Chandler has come to admire the intangibles Josh Hart, another of the Lakers’ youngsters, brings to the team. Hart and Ingram offer potential on defense that Chandler, who has built most of his career at that end, can appreciate.

On one of the final possessions Friday night, Ingram got switched to defend New Orleans’ Anthony Davis in front of the Lakers’ bench. Rajon Rondo and Chandler were sitting there together, and it was practically a competition between the two to see which veteran could yell out more help to Ingram—Rondo going first on Ingram’s positioning, Chandler following up once Davis got the ball. Ingram got the stop; the Lakers got the victory.

Rondo has been a natural positional mentor for Ball, but Ball and Chandler might be the kindred spirits. Besides the local connection and accompanying hype both have lived through, Chandler became a professional master at the little things in the game—little things Ball is already doing despite Chandler saying Ball has “all the talent and capability in the world.”

Kuz is like a Swiss Army knife. You could just place Kuz on any team, anywhere, and Kuz would have success.

Tyson Chandler

Chandler played with Jason Kidd on the 2010-11 NBA champion Mavericks, and Kidd was invaluable for that team despite averaging 7.9 points on 36.1 percent field-goal shooting (and having lost most of the natural speed from his youth).

“As far as the way you can impact the game, the only guy I played with like that is Jason Kidd, because he didn’t have to score,” Chandler said. “He could just control the game with his passing, by his playmaking, by his rebounding, by his defense. Floor general. I think those are what Lonzo’s capabilities are. He has to go there.

“He’s finding himself right now. This is all different territory. Playing with me, playing with Rondo, playing with LeBron. It’s all different territory for a young guy trying to find his voice. So, I just try to encourage him to be himself.

“Keep searching for that voice. Keep being the leader that you are. I know it’s there. The instincts are there. It’s inside you. Keep growing. Every time you step out on the court, gain a little more respect. Get a little more belief in yourself. I ultimately think he’s going to be the one who is going to take us to the next level.”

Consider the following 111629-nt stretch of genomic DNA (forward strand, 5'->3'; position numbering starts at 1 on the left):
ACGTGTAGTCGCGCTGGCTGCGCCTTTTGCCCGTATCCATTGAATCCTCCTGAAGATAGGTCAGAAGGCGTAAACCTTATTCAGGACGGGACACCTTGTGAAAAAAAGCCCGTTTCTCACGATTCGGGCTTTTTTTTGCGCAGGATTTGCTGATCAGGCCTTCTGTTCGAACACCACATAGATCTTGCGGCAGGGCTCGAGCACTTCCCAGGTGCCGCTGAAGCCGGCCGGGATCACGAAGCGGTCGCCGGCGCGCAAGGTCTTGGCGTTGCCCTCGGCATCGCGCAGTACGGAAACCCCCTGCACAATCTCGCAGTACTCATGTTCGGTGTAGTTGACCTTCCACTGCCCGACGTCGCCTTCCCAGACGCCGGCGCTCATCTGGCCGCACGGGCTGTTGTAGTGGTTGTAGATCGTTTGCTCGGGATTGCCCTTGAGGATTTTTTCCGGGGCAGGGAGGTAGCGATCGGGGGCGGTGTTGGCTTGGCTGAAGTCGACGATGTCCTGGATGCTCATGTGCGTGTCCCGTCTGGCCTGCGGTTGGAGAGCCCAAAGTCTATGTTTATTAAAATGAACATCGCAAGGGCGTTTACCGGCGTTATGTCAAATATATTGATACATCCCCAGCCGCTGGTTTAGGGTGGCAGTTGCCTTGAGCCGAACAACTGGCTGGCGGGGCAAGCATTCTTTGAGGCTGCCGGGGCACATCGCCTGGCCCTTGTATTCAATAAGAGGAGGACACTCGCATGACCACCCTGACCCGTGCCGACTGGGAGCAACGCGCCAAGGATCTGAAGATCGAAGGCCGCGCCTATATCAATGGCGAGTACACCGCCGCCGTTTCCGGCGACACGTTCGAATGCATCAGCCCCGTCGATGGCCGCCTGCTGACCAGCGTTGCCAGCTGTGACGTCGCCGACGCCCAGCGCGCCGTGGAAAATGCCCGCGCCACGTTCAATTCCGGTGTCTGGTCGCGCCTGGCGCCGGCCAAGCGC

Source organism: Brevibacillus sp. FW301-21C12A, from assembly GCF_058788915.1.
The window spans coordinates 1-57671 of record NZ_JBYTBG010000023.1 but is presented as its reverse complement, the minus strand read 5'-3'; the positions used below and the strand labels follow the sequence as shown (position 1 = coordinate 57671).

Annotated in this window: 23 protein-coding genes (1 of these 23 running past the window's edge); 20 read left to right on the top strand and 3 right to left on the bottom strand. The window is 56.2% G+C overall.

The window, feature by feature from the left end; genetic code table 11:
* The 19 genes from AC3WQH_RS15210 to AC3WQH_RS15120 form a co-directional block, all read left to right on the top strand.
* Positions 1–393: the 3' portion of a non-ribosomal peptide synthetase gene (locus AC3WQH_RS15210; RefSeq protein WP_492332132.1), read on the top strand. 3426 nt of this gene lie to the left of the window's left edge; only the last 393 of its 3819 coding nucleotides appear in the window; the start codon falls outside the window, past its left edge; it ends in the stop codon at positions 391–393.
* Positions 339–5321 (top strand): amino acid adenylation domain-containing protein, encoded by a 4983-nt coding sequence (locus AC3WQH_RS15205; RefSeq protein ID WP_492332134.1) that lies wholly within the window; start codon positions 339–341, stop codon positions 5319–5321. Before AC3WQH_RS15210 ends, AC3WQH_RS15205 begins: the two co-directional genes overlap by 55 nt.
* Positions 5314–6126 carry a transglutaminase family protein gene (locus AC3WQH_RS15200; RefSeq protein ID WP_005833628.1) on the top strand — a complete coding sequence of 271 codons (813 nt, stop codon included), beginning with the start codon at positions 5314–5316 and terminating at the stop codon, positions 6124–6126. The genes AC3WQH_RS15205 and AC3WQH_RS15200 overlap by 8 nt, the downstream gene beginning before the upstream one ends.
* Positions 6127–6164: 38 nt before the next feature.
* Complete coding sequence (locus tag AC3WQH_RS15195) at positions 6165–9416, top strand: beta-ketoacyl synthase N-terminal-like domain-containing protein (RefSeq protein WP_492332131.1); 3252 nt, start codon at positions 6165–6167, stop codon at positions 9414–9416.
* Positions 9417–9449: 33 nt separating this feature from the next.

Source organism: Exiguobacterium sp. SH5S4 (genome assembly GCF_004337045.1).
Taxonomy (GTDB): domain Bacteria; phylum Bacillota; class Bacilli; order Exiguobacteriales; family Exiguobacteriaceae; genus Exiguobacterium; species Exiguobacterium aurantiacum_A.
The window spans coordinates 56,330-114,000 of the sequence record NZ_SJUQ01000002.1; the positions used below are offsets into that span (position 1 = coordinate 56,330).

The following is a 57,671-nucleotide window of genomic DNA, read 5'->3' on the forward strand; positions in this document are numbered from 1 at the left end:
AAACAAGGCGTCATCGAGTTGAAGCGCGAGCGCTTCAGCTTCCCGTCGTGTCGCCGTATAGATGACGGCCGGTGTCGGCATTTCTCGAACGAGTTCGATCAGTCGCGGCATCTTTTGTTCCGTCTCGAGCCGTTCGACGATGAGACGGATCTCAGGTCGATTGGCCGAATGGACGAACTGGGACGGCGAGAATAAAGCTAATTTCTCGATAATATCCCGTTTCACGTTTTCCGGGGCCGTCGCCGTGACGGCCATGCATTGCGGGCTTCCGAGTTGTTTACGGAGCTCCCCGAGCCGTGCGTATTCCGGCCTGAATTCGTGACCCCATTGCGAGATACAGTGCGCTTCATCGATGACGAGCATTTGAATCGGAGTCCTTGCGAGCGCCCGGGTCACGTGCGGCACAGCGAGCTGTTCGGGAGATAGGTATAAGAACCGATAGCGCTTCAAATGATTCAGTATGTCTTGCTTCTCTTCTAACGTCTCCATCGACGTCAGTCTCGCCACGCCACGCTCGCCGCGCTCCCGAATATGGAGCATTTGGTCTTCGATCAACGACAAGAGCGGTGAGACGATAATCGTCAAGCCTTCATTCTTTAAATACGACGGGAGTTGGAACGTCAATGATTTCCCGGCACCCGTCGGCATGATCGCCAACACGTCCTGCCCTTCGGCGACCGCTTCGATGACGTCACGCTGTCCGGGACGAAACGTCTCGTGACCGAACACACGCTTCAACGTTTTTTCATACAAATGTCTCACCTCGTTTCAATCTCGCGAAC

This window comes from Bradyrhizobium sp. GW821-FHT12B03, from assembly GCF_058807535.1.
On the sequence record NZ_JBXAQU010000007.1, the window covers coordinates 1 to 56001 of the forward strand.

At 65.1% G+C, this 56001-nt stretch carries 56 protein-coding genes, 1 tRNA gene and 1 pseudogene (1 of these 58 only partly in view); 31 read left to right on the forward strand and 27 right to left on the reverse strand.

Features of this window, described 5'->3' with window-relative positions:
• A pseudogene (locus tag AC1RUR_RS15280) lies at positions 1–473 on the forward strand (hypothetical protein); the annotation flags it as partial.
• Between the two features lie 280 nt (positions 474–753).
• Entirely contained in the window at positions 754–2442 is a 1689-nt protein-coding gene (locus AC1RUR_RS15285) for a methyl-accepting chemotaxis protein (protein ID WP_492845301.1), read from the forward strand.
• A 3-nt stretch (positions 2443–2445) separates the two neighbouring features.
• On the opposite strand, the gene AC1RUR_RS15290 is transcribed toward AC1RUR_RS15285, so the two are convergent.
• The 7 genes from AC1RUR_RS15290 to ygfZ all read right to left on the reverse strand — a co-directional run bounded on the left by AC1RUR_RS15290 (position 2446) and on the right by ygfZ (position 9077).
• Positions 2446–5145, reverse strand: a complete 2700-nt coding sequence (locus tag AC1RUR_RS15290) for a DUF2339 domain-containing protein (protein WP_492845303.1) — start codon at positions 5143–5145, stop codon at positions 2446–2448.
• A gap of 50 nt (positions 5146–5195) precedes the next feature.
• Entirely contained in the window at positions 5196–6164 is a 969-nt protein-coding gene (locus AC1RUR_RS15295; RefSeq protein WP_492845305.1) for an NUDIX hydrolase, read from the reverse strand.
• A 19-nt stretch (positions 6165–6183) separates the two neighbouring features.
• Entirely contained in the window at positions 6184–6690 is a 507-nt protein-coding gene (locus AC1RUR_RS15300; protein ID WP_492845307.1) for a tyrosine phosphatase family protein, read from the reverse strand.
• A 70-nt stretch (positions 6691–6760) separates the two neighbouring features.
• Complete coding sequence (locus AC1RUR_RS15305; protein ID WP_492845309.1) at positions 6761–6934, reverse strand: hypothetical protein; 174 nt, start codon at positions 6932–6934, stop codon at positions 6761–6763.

Part of Chandler’s mentoring is driven by that aforementioned desire to win.

“The more knowledge your teammates have,” he said, “the better chance you have to win.”

As in so many areas of life, however, in mentoring you’ve got to be willing to do what you do for the righteousness, not the results.

“As your game starts to change and as the game has evolved and gone in a different direction, you still want to be out there, and when you can’t give as much as you could on the court, you give even more vocally or in helping out youngsters and doing all that kind of stuff,” Chandler said. “For me, I try to give the game back as much as it has given me—by any way. My play, encouragement, passing knowledge, whatever it is.”

This time with this team, right now in this city he wants to help rise up more than any other, is Chandler’s best chance. It’s his chance to meld what he learned as a young player in Chicago, New Orleans and Charlotte with the leadership that crystallized in his soul that championship season in Dallas, plus what he has practiced passing down to teammates thereafter in New York, Dallas (again) and Phoenix.

For me, I try to give the game back as much as it has given me—by any way. My play, encouragement, passing knowledge, whatever it is.

Tyson Chandler

The Suns were far from contention throughout his three-plus years there, but Chandler pushed those youngsters to believe everything they were doing was leading toward gold. The Lakers are seeing James, Rondo and Chandler doing that with these youngsters who relish learning. McGee, coming off two championship seasons with Golden State, was out with illness Friday, but he instructed 21-year-old spot starter Ivica Zubac to study video of Davis’ and Julius Randle’s recent missed shots to learn how to defend them.

“He was texting me all night long, preparing me for this, and really helped me,” Zubac said after a stellar 32-minute night that began with Chandler lightening the mood in the layup line with Zubac to get him to loosen up.

So much is said or written about how critical it is for the Lakers’ youth to develop as quickly as possible, yet the truth is that it’s not just the coaches and management pushing that process forward. Peer voices are often the most powerful ones.

“After winning the championship, I understood what it takes, and then every team I’ve been on since, it’s been encouraging and pushing guys to that limit, because once you get a taste of being a champion, there’s nothing else left,” Chandler said. “It’s like championship or nothing then. Every time you get on the court, that’s what you’re trying to build for. That’s what I’m trying to do in my time here.”

Even with that championship mindset, Chandler passed on being an addition to the Warriors.

He wanted to build with the Lakers.

“It’s the importance of who I am,” Chandler said, “and where I can give the most.”

* * *

Kevin Ding is an independent sports writer and the statements and views expressed by him do not necessarily represent the views of the Los Angeles Lakers.

To catch up on all of Kevin Ding's in-depth Lakers stories, visit The Point home page.